Karnataka, known as the priceless gift of indulgent nature”, is a unique blend of a glorious past and a rich present. Karnataka is the sixth largest state in India, it is the only state in India where gold is found. It is the land of silk and sandal, of coffee and cardamom, of the 17m statue of Jain Saint Gomateshwara and of the enchaining sculptural wealth of Belur and Halebid of the historical ruins of Hampi and monuments of Bijapur. To the composite culture of India, the contribution of Karnataka,. is in no way inferior to that of any other region of India. In fact, in many fields, Karnataka’s contribution far exceeds that of the other regions individually. This is specially so in the fields of are, music, religion, and philosophy.
Karnataka possesses a rich cultural heritage. The folk theatre has an ancient and rich tradition, the two principal forms being Yakshagana and the puppet theatre. ‘Yakshagana’ is akin to Kathakali of Kerala in the choice of its elaborate costumes and vigorous dancing. ‘Bhootada Kunita’ (Dance of the Divine Cult), Nagarnandala’ and the demon dance are some quaint rituals prevalent only in Dakshina Kannada coastal area.
Hampi was the capital city of the powerful South Indian Vijayanagar Empire. Founded by Harihara and Bukka in 1336, it fell to the Muslim rulers of North India in 1565 after the disastrous battle of Talikota and subsequently lapsed into decline and abandonment. The ruins of the historical monuments have stood the ravages of man and time and still evoke memories of the grandeur of a bygone era. The main attraction of Karnataka are:
Hampi – Set amidst an awesome boulder-strewn landscape along the banks of the Tungabhadra river, 12 km away from the sleepy town of Hospet in Bellary district, Hampi was the magnificent capital of the mighty Vijayanagar kingdom. “The city is such that the pupil of the eye has never seen a place like it, and the ear of intelligence has never been informed that there existed anything to equal it in the world,” marvelled a 15th century. A visit to Hampi is a sojourn into the past. The best way to experience this World Heritage Site is to take a leisurely stroll through the eloquent ruins. Most of the important structures and ruins are located in two areas, which are generally referred to as the Royal Centre and the Sacred Centre. The Royal Centre in the southwest part of the site contains structures that seem to have been palaces, baths, pavilions, royal stables, and temples for ceremonial use. The Sacred Centre is situated on the northern edge of the city along the banks of the holy Tungabhadra River. The ruins of Hampi are extensive and fascinating enough to absorb your attention for several days. There is always something new to discover in Hampi, If you are in a hurry, a day or two will suffice to see all the important structures. Photography and archaeology buffs should plan on staying a little longer.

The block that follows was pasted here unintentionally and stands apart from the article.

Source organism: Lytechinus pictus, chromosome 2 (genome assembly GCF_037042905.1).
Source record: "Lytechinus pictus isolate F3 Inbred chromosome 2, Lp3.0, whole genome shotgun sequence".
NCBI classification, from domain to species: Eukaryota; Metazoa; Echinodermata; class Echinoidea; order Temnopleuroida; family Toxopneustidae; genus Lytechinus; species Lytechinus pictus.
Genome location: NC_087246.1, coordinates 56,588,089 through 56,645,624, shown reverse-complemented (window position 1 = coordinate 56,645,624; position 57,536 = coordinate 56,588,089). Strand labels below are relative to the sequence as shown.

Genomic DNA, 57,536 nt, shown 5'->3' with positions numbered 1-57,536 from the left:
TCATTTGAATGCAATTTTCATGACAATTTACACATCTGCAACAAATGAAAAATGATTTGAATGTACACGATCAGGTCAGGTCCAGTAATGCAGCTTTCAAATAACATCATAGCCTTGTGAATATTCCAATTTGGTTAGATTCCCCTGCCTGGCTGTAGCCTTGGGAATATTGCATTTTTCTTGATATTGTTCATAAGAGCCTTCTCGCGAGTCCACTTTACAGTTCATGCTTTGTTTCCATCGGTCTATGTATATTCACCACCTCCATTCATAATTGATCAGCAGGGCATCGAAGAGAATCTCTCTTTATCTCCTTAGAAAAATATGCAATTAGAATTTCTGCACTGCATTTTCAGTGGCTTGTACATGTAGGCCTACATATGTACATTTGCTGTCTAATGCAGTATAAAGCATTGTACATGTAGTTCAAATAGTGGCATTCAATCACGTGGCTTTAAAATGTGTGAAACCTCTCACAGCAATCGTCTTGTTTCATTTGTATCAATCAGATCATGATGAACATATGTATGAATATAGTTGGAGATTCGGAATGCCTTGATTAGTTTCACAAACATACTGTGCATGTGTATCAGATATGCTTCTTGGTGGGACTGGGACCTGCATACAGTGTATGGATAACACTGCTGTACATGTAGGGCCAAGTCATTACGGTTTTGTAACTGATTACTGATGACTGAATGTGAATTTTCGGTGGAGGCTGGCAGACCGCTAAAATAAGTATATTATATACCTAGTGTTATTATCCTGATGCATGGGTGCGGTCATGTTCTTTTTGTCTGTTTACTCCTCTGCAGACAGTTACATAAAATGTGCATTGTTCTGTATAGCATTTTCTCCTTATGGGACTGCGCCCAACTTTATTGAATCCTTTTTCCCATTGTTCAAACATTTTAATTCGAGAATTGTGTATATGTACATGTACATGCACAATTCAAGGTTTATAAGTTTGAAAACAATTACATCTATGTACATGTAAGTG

Badami : Picturesquely situated at the mouth of a ravine between two rocky hills, the exquisite sculptures and the rust red sandstone cliffs of Badami tell many a tale of yore. Climb a flight of steps to reach the four ancient rock-cut caves replete with carved pillars and bracket figures, all hewn out of red sandstone on the precipice of a hill. The largest of them is the third cave, dedicated to Lord Vishnu. The first sculptural embellishment to dazzle the eye is the 18-armed Nataraja, striking 81 dance poses, in the first cave. Overlooking the caves is the Agastya Theertha Tank, its banks dotted with a cluster of Bhoothanatha temples.
Pattadakal : With its beautifully chiselled temples, this World Heritage Site on the banks of the Malaprabha river bears testimony to the richness of Chalukyan architecture. Pattadakal reached its pinnacle of glory under the Chalukya kings and was once used as a ceremonial centre where kings were crowned and commemorated. It has a cluster of 10 major temples, each displaying interesting architectural features. At the entrance-of the site, you can see the 8th century temples of Jambulinga, Kadasiddeshvara, and Galaganatha with their curvilinear shikaras or spires. The biggest temple, dedicated to Virupaksha, has a huge gateway, several inscriptions, and a profusion of friezes from the epics. Facing the temple is a pavilion containing a massive Nandi. The Mallikarjuna Temple is similar in design to Virupaksha Temple, but smaller in size. The ornate Papanatha Temple is yet another impressive piece of architecture, with delicately chiselled ceilings and a 16-pillared main hall, The Sangameshwara Temple dating from the reign of King Vijayaditya (696-733 AD) is the earliest temple in this complex.